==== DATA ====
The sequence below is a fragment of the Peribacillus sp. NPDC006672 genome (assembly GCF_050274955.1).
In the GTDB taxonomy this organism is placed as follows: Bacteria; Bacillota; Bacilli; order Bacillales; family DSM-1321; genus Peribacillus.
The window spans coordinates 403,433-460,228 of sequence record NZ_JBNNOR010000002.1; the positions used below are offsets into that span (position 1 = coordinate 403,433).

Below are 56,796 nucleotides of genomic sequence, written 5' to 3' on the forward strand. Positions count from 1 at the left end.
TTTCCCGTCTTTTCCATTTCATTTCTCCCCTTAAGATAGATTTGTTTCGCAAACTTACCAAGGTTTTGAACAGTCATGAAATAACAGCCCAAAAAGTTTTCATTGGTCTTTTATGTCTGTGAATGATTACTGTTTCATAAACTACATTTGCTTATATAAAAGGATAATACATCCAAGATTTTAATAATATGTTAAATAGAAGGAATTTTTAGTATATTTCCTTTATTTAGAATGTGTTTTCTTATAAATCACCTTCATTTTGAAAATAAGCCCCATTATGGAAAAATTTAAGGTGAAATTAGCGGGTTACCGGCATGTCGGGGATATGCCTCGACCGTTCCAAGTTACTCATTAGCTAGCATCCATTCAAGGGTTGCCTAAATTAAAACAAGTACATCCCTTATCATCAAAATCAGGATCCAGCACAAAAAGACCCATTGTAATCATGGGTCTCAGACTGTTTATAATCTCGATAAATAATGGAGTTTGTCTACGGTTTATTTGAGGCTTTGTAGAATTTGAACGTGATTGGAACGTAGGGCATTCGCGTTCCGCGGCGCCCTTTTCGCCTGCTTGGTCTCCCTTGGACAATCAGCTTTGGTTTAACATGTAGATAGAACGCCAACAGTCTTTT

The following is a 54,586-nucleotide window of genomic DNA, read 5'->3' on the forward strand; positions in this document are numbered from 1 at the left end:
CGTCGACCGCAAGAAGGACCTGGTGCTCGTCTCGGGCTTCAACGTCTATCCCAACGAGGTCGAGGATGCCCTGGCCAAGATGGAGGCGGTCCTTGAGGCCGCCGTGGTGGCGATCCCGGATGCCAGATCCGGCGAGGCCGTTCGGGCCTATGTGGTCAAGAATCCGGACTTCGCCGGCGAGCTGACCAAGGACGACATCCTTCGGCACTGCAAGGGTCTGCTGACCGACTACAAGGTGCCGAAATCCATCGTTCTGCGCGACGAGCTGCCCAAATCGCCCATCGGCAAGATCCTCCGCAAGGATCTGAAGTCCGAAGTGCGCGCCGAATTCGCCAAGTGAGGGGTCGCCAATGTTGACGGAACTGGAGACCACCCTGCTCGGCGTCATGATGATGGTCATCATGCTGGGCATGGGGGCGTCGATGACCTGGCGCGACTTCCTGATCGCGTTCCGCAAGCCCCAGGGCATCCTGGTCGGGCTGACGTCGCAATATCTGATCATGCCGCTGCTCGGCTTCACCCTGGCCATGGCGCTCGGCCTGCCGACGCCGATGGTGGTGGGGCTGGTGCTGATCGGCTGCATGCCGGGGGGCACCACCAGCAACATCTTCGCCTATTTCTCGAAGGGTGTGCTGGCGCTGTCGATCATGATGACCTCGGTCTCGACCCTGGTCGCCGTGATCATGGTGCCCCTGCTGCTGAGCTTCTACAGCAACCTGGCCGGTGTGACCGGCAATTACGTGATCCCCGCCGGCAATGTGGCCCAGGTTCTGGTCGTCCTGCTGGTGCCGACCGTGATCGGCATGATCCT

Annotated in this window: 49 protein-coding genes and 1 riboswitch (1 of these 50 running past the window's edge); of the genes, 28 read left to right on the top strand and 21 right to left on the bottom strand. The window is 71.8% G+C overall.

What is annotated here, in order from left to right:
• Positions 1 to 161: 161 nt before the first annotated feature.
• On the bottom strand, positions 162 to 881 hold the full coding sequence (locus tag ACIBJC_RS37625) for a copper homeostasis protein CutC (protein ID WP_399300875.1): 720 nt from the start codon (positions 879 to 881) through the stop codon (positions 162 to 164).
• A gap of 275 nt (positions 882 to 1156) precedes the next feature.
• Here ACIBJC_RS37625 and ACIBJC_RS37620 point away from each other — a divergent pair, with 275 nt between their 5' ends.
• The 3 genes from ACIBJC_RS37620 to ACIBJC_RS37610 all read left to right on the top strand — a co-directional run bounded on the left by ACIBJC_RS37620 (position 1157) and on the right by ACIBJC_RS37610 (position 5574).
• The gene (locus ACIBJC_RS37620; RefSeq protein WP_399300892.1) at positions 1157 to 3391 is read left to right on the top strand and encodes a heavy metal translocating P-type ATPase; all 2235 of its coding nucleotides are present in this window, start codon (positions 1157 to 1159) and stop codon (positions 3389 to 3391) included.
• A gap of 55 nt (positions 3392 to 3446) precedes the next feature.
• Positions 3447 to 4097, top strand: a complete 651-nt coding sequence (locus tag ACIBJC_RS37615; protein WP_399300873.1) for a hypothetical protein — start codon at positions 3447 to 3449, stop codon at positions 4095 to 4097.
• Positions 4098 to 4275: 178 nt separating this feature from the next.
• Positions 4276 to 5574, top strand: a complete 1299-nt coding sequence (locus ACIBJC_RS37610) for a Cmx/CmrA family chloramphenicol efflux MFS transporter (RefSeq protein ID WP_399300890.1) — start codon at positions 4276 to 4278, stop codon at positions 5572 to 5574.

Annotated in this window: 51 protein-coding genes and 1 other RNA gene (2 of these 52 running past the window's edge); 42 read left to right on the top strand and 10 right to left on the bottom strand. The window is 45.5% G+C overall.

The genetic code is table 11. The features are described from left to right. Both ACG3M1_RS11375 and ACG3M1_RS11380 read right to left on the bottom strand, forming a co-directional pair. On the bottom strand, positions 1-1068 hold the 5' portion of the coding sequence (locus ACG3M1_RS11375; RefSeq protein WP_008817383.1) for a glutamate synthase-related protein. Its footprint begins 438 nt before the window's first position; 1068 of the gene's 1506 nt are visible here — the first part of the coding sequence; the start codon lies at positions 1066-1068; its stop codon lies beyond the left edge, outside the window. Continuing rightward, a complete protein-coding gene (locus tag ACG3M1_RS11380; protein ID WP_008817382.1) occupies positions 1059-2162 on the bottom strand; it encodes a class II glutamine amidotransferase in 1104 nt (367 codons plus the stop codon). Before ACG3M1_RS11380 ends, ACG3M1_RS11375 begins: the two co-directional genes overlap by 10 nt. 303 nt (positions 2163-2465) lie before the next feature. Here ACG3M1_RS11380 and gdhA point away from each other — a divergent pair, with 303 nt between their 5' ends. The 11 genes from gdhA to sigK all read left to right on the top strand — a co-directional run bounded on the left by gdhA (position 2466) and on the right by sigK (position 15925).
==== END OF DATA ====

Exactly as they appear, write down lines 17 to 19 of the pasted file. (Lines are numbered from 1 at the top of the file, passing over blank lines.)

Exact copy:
• Positions 3447 to 4097, top strand: a complete 651-nt coding sequence (locus tag ACIBJC_RS37615; protein WP_399300873.1) for a hypothetical protein — start codon at positions 3447 to 3449, stop codon at positions 4095 to 4097.
• Positions 4098 to 4275: 178 nt separating this feature from the next.
• Positions 4276 to 5574, top strand: a complete 1299-nt coding sequence (locus ACIBJC_RS37610) for a Cmx/CmrA family chloramphenicol efflux MFS transporter (RefSeq protein ID WP_399300890.1) — start codon at positions 4276 to 4278, stop codon at positions 5572 to 5574.